Referring now to FIGS. 1 and 4, after the preparing step (100), the aluminum alloy product is anodized (200). The anodizing (200) step produces an anodic oxide zone in the aluminum alloy product, where the anodic oxide zone includes a plurality of pores. This anodic oxide zone facilitates abrasion resistance of the aluminum alloy product. The anodizing (200) may employ any suitable electrochemical bath, such as any of sulfuric acid (210), phosphoric acid (220), chromic acid (230), oxalic acid (240), and combinations thereof (250). In one embodiment, the anodizing is Type II or Type III anodizing (212) employing a sulfuric acid bath to produce the anodic oxide zone. The anodic oxide zone generally has a thickness of from 0.07 mil to 4.5 mil. Anodic oxide zone thickness is measured in accordance with ASTM B244-09 Standard Test Method for Measurement of Thickness of Anodic Coatings on Aluminum and of Other Nonconductive Coatings on Nonmagnetic Basis Metals with Eddy-Current Instruments. As used herein, Type-II anodizing means anodizing with a sulfuric acid electrolyte to an oxide thickness of from 0.07 to 1.00 mil. As used herein, Type-III anodizing means anodizing with a sulfuric acid electrolyte to an oxide thickness of 0.5 to 4.5 mil, and with an abrasion resistance of at least 3.5 mg/1000 cycles.

Referring now to FIGS. 1 and 5, after the anodizing step (200), the anodic oxide zone may be treated (300) for a time and at a temperature sufficient such that the intended viewing surface of the anodized aluminum alloy product achieves the preselected surface appearance and/or the preselected abrasion resistance (314). The treating step (300) may comprise contacting the intended viewing surface of the anodized aluminum alloy product with the acid. By properly treating the anodized intending view surface of the anodized aluminum alloy product with an acid, the preselected surface appearance and/or the preselected abrasion resistance may be realized. For example, if the treatment step (300) is too long, the abrasion resistance may be too low. If the treatment step (300) is too short, surface appearance properties may not be achieved. In one embodiment, the acid is selected from the group consisting of nitric acid, phosphoric acid, sulfuric acid, acetic acid, and combinations thereof (312). The acid may be used in concentrated form or a diluted form, as shown by the below examples.

In one embodiment, the treating step (300) comprises contacting the intended viewing surface of the anodized aluminum alloy product with nitric acid, such as via immersion in a nitric acid bath. The nitric acid may be a concentrated nitric acid (67% nitric acid by weight) or a diluted version thereof. For example, this concentrated nitric acid may be diluted 1:1 to achieve about a 33 wt. % nitric acid bath. In another example, this concentrated nitric acid may be diluted 5:1 to achieve about a 13.4 wt. % nitric acid bath. In yet another example, this concentrated nitric acid may be diluted 10:1 to achieve about a 6.7 wt. % nitric acid bath. In another example, this concentrated nitric acid may be diluted 100:1 to achieve about a 0.67 wt. % nitric acid bath. Thus, the nitric acid may be from 0.67% to 67% (wt.) of a liquid bath. Other concentrations may be employed.

The temperature of the acid solution (e.g., an acid spray or bath) should generally be from 40° to 110° F., and may depend on the type of alloy being treated. As shown by the below examples, if the acid solution temperature is too cold, preselected surface appearance properties may not be achieved and/or low throughput may be realized. If the temperature is too hot, the anodic oxide zone may be degraded (i.e., the preselected abrasive resistance may not be achieved) and/or the preselected surface appearance properties may not be achieved. In one embodiment, the acid solution has a temperature of from 60° F. to 100° F. In another embodiment, the acid solution has a temperature of from 60° to 95° F. In one embodiment, the acid solution has a temperature of from 70° to 90° F.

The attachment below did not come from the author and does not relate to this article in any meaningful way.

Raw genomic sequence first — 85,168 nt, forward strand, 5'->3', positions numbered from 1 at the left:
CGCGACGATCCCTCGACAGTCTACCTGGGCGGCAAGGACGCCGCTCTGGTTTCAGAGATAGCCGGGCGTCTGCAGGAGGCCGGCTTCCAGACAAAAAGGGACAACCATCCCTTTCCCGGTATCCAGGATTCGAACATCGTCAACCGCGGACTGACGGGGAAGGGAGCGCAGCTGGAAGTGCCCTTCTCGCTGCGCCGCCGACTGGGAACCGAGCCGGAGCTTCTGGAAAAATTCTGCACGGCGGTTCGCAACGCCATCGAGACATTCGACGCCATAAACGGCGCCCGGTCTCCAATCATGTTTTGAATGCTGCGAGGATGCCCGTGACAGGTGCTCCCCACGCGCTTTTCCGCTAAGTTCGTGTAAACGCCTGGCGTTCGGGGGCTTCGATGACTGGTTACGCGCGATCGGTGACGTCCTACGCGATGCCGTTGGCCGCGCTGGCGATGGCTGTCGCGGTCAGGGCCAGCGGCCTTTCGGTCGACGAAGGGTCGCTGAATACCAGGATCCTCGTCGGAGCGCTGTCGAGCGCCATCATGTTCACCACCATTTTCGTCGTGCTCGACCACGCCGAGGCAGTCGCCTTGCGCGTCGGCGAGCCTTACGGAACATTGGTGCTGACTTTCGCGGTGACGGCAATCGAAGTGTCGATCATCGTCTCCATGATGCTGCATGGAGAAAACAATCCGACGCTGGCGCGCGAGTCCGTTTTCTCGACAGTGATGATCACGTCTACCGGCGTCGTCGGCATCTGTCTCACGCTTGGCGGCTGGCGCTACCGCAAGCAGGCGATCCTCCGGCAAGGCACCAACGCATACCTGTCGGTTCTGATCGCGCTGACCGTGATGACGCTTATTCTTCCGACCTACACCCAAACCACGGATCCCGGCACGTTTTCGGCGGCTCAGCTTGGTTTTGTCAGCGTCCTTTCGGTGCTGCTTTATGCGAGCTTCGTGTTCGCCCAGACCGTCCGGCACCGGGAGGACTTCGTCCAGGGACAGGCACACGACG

As noted above, and as shown by the below examples, when the determining step (10) is employed, the treatment step (300) should be sufficiently long to achieve the preselected surface appearance properties. However, the treatment step (300) should not be so long so as to degrade abrasion resistance (e.g., by unacceptably decreasing the anodic oxide zone thickness) and/or unnecessarily limit throughput. In this regard, the duration of the treating step (300) is generally from 1 minute to not greater than 60 minutes, and generally depends on the acid concentration and/or the treatment temperature and/or the alloy being treated. In one embodiment, the duration of the treating step (300) is at least 2 minutes. In another embodiment, the duration of the treating step (300) is at least 3 minutes. In one embodiment, the duration of the treating step (300) is not greater than 30 minutes. In another embodiment, the duration of the treating step (300) is not greater than 20 minutes.

As mentioned above, the treating step (300) may be accomplished to at least partially maintain the thickness of the anodic oxide zone. At least partially maintaining the thickness of the anodic oxide zone may facilitate achievement of any preselected abrasion resistance. More particularly, the anodizing step (200) will produce an anodic oxide zone having an average thickness, such as in the range of from about 0.07 mil to about 4.5 mil. This average anodic oxide zone thickness is sometimes referred to herein as the pre-treating (or pre-contacting) anodic oxide zone thickness. The treating step (300) may be accomplished so as to at least partially maintain this anodic oxide zone thickness. The thickness of the anodic oxide zone after the treating step (300) is sometimes referred to herein as the final anodic oxide zone thickness. In one embodiment, the final anodic oxide zone thickness is within 10% of the pre-treating anodic oxide zone thickness. For example, if the pre-treating anodic oxide zone thickness was 0.263 mil (about 6.68 microns), the final anodic oxide zone thickness would be no more than 10% less than 0.263 mil, i.e., the final anodic oxide zone thickness would be at least 0.2637 mil (at least about 6.01 microns). In another embodiment, the final anodic oxide zone thickness is within 7% of the pre-treating anodic oxide zone thickness. In yet another embodiment, the final anodic oxide zone thickness is within 5% of the pre-treating anodic oxide zone thickness. In another embodiment, the final anodic oxide zone thickness is within 3% of the pre-treating anodic oxide zone thickness. In yet another embodiment, the final anodic oxide zone thickness is within 1% of the pre-treating anodic oxide zone thickness.

In some embodiments, after the preparing step (100), the aluminum alloy product may comprise a plurality of particles, such as particles having an average size (D0.5) of from 0.100 micron to 30 micron, such as when the aluminum alloy is a high strength aluminum alloy. After the anodizing (200), at least some of the above-mentioned particles may be contained within the anodic oxide zone, i.e., some of the particles of the aluminum alloy product may be contained in the anodic oxide zone. Such particles may be detrimental, for example, to achievement of a predetermined surface appearance. Thus, the treating step (300) may include removing at least some of the particles contained within the anodic oxide zone via the acid (e.g., nitric acid). In one embodiment, the treating step (300) includes removing at least some of the particles contained within the anodic oxide zone via the acid. The treating step (300) may also include enlarging of the pores of the anodic oxide zone, which may also/alternatively facilitate achievement of a preselected surface appearance.



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stats Patent Info
Application #
US 20140083861 A1
Publish Date
03/27/2014
Document #
13834805
File Date
03/15/2013
USPTO Class
205202
Other USPTO Classes
205203
International Class
25D11/24
Drawings
16


Alloy